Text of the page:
Twin Cities Real Estate and COVID-19

By: Eric Beise | Realtor

With growing fears regarding COVID-19 and its impact on the economy, we wanted to provide you with information that may ease your concerns. By extracting data from past pandemics and economic recessions, we presume that in the midst of this fear and chaos, the outlook of the housing market looks relatively positive.

Every pandemic affects the economy differently, and therefore, we must be careful with the conclusions we’re drawing from the data. However, SARS is a paralleled pandemic example for us to reference. In this case, overall house pricing didn’t change significantly. There was a change in behavior during the pandemic, but this reverted back to normal when social distancing was no longer enforced. In this case, the impact of the pandemic on the housing market was minimal. 

Despite this positive outlook, many Americans are still concerned about repeating the 2008 recession. Before addressing that particular recession, let’s look back to 1980. Since that year, there have been five official recessions. If we exclude that of 2008, housing prices have only decreased by 2.7% from the month before the recession started until the month after it was finished. In comparison, the recession in 2008 experienced a 33% drop in housing prices. While that is extreme, the current status of the economy compared to that of 2008 leads us to believe the effect of COVID-19 on the market will not be as detrimental. Let’s take a look at 4 key indicators.

1. Healthy Appreciation

Although we cannot be certain, we don’t anticipate the same effect on the housing market as in 2008. First, observing the average appreciation of homes six years leading up to the recession in 2008, we see an appreciation of 9%. However, we’re currently averaging 5% appreciation in the past six years, which is considered the normal rate for a stable economic market.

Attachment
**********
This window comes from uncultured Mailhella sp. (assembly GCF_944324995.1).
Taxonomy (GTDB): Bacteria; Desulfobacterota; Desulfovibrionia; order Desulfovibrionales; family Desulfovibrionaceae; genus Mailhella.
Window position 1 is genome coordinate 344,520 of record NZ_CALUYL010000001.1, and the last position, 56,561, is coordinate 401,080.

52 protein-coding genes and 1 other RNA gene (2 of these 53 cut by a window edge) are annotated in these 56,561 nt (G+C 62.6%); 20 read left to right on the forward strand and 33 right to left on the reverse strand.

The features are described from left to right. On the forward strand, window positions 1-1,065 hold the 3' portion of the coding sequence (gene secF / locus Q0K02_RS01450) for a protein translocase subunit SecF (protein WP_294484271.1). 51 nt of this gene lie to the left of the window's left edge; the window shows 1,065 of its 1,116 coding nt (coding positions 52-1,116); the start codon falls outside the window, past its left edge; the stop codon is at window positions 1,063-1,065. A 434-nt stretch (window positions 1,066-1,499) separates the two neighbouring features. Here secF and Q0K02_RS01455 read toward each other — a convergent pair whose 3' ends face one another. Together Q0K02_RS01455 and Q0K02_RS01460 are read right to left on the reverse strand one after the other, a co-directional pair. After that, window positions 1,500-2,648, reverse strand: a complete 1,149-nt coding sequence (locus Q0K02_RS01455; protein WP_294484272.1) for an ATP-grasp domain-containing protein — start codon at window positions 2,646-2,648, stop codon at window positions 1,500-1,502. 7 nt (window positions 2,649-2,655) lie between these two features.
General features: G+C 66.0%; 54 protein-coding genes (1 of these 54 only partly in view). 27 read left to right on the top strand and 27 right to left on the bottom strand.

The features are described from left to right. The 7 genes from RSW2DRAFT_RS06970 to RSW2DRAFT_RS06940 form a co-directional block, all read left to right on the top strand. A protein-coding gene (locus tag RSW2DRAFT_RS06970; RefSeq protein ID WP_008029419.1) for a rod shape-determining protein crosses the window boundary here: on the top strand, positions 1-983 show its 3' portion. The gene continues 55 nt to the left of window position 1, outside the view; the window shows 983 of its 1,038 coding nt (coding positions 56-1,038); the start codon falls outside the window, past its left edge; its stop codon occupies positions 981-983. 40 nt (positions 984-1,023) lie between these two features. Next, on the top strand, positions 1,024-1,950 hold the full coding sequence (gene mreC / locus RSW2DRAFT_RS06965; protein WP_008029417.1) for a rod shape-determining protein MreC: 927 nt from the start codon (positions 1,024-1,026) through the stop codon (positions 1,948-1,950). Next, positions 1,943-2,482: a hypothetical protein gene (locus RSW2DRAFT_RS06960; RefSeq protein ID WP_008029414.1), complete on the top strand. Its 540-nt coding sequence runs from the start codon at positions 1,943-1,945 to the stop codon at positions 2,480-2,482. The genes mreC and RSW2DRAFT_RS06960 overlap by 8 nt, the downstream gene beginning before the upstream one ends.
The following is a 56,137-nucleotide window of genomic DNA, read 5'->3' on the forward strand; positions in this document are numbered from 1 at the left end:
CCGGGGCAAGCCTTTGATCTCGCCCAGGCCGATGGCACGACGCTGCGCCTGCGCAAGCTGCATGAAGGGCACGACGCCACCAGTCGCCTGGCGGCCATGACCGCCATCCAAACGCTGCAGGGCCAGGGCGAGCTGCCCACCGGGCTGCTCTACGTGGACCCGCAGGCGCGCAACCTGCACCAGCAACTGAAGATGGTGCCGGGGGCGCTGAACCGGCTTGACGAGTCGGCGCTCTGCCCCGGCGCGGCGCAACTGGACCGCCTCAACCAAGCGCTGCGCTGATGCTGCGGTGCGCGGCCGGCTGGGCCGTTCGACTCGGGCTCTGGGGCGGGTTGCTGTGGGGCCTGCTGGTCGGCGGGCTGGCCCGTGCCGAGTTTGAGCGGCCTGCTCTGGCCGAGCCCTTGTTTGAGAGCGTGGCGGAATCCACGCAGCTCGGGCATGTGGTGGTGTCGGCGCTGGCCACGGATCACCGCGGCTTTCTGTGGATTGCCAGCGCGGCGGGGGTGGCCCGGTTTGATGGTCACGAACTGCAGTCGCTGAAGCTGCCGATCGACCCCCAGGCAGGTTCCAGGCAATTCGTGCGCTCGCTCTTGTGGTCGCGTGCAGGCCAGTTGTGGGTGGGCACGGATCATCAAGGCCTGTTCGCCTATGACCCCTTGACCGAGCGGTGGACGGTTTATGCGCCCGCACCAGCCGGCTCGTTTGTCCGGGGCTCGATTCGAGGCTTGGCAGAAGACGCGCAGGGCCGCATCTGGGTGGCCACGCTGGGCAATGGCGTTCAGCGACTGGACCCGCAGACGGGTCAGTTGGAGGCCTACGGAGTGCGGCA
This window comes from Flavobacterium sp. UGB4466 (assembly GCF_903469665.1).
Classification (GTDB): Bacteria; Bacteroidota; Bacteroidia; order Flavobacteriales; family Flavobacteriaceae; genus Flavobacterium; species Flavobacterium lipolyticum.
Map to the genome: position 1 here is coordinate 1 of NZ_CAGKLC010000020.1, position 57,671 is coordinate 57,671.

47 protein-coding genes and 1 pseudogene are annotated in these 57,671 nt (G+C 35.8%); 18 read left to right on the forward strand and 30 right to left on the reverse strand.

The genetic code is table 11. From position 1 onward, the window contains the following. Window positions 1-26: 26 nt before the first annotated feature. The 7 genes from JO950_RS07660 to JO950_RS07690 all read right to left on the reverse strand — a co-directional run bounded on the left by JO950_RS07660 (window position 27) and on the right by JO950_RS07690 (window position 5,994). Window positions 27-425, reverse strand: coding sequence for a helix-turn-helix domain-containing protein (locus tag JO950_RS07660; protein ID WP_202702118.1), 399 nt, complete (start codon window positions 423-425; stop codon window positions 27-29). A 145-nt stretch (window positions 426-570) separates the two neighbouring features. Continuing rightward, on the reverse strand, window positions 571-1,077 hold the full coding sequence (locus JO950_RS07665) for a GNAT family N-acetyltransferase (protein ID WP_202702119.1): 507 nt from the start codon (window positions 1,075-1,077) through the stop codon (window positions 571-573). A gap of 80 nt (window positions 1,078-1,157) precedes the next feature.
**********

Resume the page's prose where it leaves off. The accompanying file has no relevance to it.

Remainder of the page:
2. Low Inventory

Second, while we’re currently at a deficit for home inventory at 3.1 months of inventory, this is significantly lower than that of 2008. Leading up to 2008, we had 8.2 months of house inventory. Most people claim 4-6 months of home inventory is market equilibrium. Even though we are not currently within this range, the current state is still closer than that of 2008. 

3. Stronger Borrowers

Next, we anticipate the difference in borrowers from 2008 to today’s economy to make an incredible difference in the stability of the housing market. In 2006, 25% of a borrower’s median income was needed to purchase a medium-priced home. Whereas today, it is 15.5%. In other words, consumers are buying well within their means. In addition, people have a harder time building credit, meaning borrowers are more well-qualified for their loans. Leading up to the 2008 crash, borrowers were being granted loans they truly shouldn’t have been given based on their credit history. With borrowers having well-qualified loans, we anticipate they will be more likely to repay the loans without consequence. 

4. Less Leveraged

Finally, not only are borrowers more qualified as an American home-owning household, we are not using our homes as refinancing machines as we did previously. In 2005, 2006, and 2007, the total number of dollars that we took out of equity through cash-out refinances was $824 billion. In perspective, in 2017, 2018, and 2019, we’ve only taken out $232 for refinancing. Compared to the times leading up to 2008, there’s a lot more equity in homes right now. 


Overall, we understand and hear your concerns regarding COVID-19. We want to ease your fears by providing you with helpful information to move forward. This historical data makes this outlook look more positive than what you might be feeling in the heat of this stress. We can use this foundation to stand on as we maneuver through these unsettling times.

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